• What the Hell, Hero?: She doesn't say it out loud, but Celestia's angry glare and stern Full-Name Ultimatum to Twilight when she shows up serves as this. Doubly so considering this is only the second time we've ever even seen Celestia angry. (The first was Discord escaping his statue.)
  • Wide Eyes and Shrunken Irises:
    • Twilight as she starts to go insane.
    • Rarity during her dramatic freak-outs for no reason whatsoever.
  • Wingding Eyes: Everypony who falls under the effect of the "Want It, Need It" spell gets hearts in their eyes. Derpy even gets derped-heart eyes.
  • Winged Unicorn: An animation error resulted in one being in Twilight's imaginary "magic kindergarten", though that could be chalked up to Twilight's imagination during a mental breakdown. However, the appearance of Cadance in "A Canterlot Wedding" and the unnamed princess in "Hearts and Hooves Day" shows that winged unicorns other than Celestia and Luna do exist.
  • Would Hurt a Child: When Twilight seeks to create a friendship problem to solve, she targets the Cutie Mark Crusaders. Who were, just before Twilight appeared, laughing and playing with a beach ball and generally being the most innocent and adorable fillies in Equestria. The Mood Whiplash when Twilight shows up is quite disturbing.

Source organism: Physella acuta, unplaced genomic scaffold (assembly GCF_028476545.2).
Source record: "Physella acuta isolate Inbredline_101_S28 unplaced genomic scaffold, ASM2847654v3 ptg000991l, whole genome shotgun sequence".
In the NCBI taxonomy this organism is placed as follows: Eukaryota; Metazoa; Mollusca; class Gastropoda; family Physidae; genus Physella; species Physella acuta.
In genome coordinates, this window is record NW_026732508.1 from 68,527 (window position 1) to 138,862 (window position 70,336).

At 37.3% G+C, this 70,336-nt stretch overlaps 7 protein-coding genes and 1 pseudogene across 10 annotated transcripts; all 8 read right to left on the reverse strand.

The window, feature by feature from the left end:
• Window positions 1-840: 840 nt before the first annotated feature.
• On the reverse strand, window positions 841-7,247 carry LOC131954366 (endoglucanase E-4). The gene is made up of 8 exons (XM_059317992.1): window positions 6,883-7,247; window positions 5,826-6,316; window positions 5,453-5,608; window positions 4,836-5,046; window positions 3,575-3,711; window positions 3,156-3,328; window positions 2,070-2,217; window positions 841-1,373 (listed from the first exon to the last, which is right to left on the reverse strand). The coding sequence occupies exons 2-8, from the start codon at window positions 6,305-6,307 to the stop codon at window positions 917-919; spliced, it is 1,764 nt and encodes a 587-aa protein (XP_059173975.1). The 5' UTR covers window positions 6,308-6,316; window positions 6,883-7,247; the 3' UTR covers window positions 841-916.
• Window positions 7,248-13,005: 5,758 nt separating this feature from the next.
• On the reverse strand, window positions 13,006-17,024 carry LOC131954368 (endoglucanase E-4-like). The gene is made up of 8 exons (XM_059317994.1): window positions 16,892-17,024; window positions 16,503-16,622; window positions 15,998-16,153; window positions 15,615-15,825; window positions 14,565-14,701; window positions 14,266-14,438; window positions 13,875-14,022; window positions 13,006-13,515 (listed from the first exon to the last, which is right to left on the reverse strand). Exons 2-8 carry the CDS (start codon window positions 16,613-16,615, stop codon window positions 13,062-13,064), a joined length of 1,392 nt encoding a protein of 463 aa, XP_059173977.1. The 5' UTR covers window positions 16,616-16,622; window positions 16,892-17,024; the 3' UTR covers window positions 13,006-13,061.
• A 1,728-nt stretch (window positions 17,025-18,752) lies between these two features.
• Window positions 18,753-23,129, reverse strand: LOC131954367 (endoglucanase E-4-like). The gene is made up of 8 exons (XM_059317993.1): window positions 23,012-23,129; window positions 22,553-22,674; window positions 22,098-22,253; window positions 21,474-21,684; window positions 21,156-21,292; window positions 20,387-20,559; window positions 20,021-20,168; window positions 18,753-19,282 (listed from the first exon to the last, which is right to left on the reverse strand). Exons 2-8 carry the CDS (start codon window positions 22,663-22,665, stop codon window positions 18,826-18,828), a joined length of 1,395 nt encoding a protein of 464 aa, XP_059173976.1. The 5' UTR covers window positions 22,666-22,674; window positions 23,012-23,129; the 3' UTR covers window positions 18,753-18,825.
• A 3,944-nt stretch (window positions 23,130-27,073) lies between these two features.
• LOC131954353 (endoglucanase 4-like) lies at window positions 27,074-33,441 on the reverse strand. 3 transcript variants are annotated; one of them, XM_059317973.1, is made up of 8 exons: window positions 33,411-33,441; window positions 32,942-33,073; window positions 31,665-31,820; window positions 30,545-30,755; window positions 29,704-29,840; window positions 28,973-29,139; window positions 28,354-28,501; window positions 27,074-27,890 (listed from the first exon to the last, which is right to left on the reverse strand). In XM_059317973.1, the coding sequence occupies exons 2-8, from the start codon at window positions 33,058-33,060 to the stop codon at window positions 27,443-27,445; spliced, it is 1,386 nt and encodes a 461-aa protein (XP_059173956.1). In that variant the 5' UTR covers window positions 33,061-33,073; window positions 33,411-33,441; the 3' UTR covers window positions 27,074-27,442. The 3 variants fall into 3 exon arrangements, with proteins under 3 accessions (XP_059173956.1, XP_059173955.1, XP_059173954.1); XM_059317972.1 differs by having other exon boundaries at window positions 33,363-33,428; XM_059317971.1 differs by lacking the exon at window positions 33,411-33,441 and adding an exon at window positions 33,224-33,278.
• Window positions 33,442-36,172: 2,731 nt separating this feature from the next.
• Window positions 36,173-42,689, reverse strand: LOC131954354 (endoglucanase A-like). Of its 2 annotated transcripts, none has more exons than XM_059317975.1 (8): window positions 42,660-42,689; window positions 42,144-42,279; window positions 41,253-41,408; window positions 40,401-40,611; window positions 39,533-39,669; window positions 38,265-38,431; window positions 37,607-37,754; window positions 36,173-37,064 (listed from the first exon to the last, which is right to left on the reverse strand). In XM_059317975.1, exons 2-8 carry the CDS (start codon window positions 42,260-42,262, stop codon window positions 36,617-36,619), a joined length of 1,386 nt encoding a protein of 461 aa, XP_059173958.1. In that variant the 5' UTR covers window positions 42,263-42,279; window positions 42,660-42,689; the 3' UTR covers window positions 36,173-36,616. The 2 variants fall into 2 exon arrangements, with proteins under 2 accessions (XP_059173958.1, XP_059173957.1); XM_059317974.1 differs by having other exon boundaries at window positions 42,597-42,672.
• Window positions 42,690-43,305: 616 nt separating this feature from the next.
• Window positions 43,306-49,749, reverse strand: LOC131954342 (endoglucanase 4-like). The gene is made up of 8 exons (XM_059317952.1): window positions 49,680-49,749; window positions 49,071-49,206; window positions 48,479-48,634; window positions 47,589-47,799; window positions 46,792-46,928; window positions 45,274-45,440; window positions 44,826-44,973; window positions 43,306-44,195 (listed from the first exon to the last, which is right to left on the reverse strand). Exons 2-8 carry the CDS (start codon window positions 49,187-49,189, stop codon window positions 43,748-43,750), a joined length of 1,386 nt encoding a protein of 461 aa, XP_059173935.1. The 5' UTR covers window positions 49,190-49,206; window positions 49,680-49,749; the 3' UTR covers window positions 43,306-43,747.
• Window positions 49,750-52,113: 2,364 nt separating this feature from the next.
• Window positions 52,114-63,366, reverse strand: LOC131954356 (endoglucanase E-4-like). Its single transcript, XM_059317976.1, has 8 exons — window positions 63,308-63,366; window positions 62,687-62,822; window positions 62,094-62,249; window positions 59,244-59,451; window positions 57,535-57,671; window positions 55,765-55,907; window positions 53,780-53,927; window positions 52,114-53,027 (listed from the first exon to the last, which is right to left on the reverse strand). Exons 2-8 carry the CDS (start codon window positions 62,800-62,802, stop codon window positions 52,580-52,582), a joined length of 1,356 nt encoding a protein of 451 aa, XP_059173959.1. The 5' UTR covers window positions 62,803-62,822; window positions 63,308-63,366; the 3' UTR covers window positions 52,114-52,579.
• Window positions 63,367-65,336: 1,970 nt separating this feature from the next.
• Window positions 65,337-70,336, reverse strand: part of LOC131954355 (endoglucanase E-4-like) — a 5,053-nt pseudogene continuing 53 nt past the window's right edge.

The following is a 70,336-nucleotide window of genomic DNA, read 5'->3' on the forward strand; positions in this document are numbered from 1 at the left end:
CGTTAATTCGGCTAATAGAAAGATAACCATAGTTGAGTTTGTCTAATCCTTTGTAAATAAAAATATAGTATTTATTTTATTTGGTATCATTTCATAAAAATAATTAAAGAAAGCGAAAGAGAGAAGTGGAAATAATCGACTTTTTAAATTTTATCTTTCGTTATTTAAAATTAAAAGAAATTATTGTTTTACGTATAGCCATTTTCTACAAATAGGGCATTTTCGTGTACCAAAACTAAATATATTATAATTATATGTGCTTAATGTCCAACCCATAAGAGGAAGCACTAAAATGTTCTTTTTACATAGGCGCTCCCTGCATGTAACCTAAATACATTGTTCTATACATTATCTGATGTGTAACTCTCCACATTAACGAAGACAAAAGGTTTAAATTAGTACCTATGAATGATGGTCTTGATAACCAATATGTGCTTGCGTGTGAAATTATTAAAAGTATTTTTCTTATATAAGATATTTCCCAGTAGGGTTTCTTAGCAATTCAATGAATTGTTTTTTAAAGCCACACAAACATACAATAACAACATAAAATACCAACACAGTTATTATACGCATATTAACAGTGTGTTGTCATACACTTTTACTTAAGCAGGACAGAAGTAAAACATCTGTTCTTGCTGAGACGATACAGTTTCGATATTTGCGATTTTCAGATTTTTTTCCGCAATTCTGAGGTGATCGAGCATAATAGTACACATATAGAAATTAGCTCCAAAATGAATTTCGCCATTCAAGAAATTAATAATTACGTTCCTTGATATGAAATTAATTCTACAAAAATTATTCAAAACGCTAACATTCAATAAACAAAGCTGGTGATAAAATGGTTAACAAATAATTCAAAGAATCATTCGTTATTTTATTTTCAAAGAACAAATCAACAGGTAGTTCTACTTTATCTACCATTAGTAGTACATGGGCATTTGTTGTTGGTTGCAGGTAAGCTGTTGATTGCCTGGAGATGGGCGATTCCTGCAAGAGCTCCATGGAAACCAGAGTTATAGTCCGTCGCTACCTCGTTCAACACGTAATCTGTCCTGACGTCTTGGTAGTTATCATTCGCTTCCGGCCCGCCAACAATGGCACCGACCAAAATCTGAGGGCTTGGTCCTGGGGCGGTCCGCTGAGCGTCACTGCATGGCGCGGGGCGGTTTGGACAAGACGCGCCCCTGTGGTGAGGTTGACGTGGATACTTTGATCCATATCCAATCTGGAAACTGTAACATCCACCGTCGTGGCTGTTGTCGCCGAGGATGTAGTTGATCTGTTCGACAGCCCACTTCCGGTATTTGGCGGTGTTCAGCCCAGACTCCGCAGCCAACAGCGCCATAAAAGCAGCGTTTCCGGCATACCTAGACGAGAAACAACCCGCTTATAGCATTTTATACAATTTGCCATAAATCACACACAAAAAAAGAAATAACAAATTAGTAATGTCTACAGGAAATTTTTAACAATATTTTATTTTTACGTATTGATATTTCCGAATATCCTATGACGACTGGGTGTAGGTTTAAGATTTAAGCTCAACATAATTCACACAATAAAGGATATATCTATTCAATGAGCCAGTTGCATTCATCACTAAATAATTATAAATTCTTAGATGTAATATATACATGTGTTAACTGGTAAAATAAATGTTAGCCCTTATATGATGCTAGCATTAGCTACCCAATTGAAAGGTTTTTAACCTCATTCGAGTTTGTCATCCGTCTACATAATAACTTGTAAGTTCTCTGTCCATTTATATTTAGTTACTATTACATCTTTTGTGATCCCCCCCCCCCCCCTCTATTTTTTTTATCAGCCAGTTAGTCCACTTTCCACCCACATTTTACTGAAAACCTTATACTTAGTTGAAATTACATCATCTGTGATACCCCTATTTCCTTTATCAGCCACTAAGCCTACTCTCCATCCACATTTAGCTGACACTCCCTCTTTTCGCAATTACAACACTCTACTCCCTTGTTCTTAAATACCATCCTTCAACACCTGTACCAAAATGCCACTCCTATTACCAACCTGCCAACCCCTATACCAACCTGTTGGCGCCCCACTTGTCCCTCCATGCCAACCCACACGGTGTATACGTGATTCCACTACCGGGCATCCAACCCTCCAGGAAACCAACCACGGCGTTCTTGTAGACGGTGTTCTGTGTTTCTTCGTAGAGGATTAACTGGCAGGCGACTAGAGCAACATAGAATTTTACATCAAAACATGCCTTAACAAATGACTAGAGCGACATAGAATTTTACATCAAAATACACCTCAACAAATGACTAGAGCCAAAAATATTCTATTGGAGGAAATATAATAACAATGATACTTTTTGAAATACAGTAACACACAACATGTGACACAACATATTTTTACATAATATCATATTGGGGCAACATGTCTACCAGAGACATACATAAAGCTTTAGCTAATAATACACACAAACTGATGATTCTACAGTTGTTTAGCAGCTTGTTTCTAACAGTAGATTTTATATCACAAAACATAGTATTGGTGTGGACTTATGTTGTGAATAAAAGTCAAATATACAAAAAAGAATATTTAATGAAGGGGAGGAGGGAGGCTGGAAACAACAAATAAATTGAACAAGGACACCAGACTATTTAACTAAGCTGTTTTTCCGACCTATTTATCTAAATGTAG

• Wrestler in All of Us: Fluttershy's bear massage includes a Single-Leg Boston Crab.
  • Wrong Genre Savvy: Twilight goes to most of her friends expecting to fulfill her assessment with one of their usual problems. Rarity in some sort of peril?...nope. Applejack and Rainbow Dash bickering?...nuh-uh. Fluttershy having a nervous breakdown over some new daunting experience?... not quite.

I haven't made any page edits yet this week! But if I create a new trope, everybody will HAVE TO MAKE EDITS!!! *snaps* EEEHEHEHEEE!!!!
What's all the commotion about?
They're Edit Warring over that trope!
That incredible, amazing trope!



Rarity's just being her typical overly dramatic pony self.

How well does it match the trope?

4.69 (26 votes)

Example of:

Main / DramaQueen